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Old 06-02-14, 04:11 AM
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It's still not a good idea and might be illegal to pour the liquid down the drain!! it doesn't matter what base the paint is - none of it is intended for the sewage system!

A lot of towns have places to bring paints and such for disposal. Locally they advertise on the news about once a year where to take paints and other household chemicals for free disposal.
 
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Old 06-02-14, 04:42 AM
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A lot of towns have places to bring paints and such for disposal. Locally they advertise on the news about once a year where to take paints and other household chemicals for free disposal.
One of my pet peeves. Ours is county wide and they have one or two days a year to bring in any chemicals or tires. So anyone with say 1 can of whatever, that can't be thrown in the garbage is suppose to hold this stuff (for maybe a year or more) and then find the time (and be made aware) and spend the gas and travel perhaps 50 miles or more just to be environmentally responsible.

It don't happen! For instance, I'm working on one of my engines and I have a few ounces of gasoline that can't be used. So do I hold this stuff (and dangerous to boot) for a year or so? No! I go to curb side and dump it. Is that good? NO, But lets face it what do most people do?

A better and more responsible system would be a once per month or possibly quarterly special curbside pick up by each municipality for such items. Then let the town bring it to a central depot drop off point.

I see plenty of other times when the town runs their trucks up and down the neighborhoods looking for debris or doing road inspection. That would be a good time.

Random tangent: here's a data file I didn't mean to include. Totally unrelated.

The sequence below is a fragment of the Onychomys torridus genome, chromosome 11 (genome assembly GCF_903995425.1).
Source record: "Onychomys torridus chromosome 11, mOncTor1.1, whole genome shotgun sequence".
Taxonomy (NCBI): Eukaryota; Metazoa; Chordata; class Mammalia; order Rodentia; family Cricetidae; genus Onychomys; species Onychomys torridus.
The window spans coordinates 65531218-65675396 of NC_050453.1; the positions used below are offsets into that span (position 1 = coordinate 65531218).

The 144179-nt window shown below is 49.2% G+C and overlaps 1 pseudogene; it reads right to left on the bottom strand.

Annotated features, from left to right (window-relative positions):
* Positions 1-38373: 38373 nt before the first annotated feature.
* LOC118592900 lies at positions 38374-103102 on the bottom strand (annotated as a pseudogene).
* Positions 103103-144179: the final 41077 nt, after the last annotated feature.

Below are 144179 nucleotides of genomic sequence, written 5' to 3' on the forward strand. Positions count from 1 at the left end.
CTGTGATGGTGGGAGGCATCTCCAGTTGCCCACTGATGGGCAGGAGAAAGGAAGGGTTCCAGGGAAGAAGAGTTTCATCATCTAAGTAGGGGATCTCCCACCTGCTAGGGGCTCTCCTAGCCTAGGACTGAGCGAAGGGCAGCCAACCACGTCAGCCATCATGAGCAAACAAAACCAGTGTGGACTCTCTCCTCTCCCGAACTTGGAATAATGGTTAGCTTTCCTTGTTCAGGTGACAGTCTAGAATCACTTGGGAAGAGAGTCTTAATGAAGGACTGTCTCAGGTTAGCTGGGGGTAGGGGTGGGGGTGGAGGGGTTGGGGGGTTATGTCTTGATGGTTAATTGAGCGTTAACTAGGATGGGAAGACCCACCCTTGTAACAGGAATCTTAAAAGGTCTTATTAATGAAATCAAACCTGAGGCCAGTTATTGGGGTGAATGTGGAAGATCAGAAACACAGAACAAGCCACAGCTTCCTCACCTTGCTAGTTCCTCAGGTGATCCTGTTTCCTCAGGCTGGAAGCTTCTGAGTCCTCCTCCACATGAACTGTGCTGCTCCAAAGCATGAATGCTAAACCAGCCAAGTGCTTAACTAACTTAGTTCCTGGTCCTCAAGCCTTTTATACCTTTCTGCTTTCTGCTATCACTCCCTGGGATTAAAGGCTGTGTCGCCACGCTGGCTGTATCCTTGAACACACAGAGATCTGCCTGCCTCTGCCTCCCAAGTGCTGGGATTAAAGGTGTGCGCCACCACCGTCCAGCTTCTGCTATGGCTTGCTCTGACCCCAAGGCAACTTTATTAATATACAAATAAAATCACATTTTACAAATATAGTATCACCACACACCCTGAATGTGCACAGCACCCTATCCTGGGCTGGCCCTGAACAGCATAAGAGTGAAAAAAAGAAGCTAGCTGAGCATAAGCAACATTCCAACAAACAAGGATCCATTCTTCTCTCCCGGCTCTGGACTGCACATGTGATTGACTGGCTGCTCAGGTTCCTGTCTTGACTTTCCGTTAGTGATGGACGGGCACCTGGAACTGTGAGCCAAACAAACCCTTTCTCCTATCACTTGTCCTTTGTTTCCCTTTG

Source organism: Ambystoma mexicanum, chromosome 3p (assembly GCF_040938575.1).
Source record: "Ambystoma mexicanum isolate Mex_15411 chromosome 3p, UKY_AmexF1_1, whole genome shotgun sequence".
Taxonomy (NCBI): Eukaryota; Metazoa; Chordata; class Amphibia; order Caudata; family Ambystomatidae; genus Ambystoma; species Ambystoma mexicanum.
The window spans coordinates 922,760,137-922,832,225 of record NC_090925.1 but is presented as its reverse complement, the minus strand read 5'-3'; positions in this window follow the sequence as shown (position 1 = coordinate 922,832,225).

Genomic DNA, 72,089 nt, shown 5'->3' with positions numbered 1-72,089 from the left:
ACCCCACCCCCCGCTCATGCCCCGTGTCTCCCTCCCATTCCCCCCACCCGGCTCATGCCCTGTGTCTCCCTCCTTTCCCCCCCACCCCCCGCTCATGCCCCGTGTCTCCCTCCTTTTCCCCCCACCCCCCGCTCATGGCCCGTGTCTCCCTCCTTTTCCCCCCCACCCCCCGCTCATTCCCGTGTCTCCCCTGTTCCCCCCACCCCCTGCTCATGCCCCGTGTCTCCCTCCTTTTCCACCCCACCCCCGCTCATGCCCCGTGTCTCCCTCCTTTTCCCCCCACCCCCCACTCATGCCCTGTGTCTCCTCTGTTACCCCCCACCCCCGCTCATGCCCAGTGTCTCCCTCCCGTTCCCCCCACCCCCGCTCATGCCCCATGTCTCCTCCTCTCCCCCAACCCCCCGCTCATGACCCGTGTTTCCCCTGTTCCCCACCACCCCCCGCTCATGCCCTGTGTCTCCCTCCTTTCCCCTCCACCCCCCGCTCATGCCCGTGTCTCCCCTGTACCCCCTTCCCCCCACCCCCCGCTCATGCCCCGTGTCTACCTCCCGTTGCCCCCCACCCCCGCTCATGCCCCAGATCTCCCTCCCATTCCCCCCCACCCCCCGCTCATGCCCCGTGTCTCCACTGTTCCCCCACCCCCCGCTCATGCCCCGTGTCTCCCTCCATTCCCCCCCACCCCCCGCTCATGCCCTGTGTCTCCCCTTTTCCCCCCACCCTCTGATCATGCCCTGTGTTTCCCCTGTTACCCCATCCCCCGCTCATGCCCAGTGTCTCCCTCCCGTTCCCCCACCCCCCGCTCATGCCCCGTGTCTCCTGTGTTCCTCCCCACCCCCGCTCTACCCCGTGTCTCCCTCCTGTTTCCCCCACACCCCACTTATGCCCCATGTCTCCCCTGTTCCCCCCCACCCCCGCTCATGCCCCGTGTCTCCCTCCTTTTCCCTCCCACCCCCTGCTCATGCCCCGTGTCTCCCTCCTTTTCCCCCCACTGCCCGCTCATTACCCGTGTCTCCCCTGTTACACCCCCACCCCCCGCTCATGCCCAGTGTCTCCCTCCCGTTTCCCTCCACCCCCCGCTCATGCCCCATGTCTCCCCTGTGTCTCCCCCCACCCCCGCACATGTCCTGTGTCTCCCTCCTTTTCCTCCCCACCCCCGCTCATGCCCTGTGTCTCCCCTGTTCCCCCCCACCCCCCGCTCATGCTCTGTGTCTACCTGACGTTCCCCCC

Although in our town the dried paint (cat litter absorbed) will do pick-up with weekly garbage.

OK, my rant is done. You may now go back to you regularly scheduled program.
 
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Old 06-03-14, 04:48 PM
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Outside drains or storm drains are NOT treated. Only indoor drains (toilet, kitchen, etc) get treated by your local water/utility company. There's no need to treat rain water, since it's already clean.
What you did was the equivalent of just pouring the paint out on your lawn.
 
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Old 06-07-14, 09:33 PM
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Outside drains or storm drains are NOT treated.
According to New York City’s Wastewater Treatment System, 70% are.
"In most areas of the City, sanitary and industrial wastewater, rainwater and street runoff are collected in the same sewers and then conveyed together to the City’s treatment plants. This is known as a combined sewer system...Approximately 70 percent of the City sewers are combined."
 
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Old 06-08-14, 03:49 AM
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Years ago it was SOP to hook the storm drains up to the sewer. While that practice was discontinued a long time ago there are a lot of older homes that are still connected. Didn't realize it was as high as 70%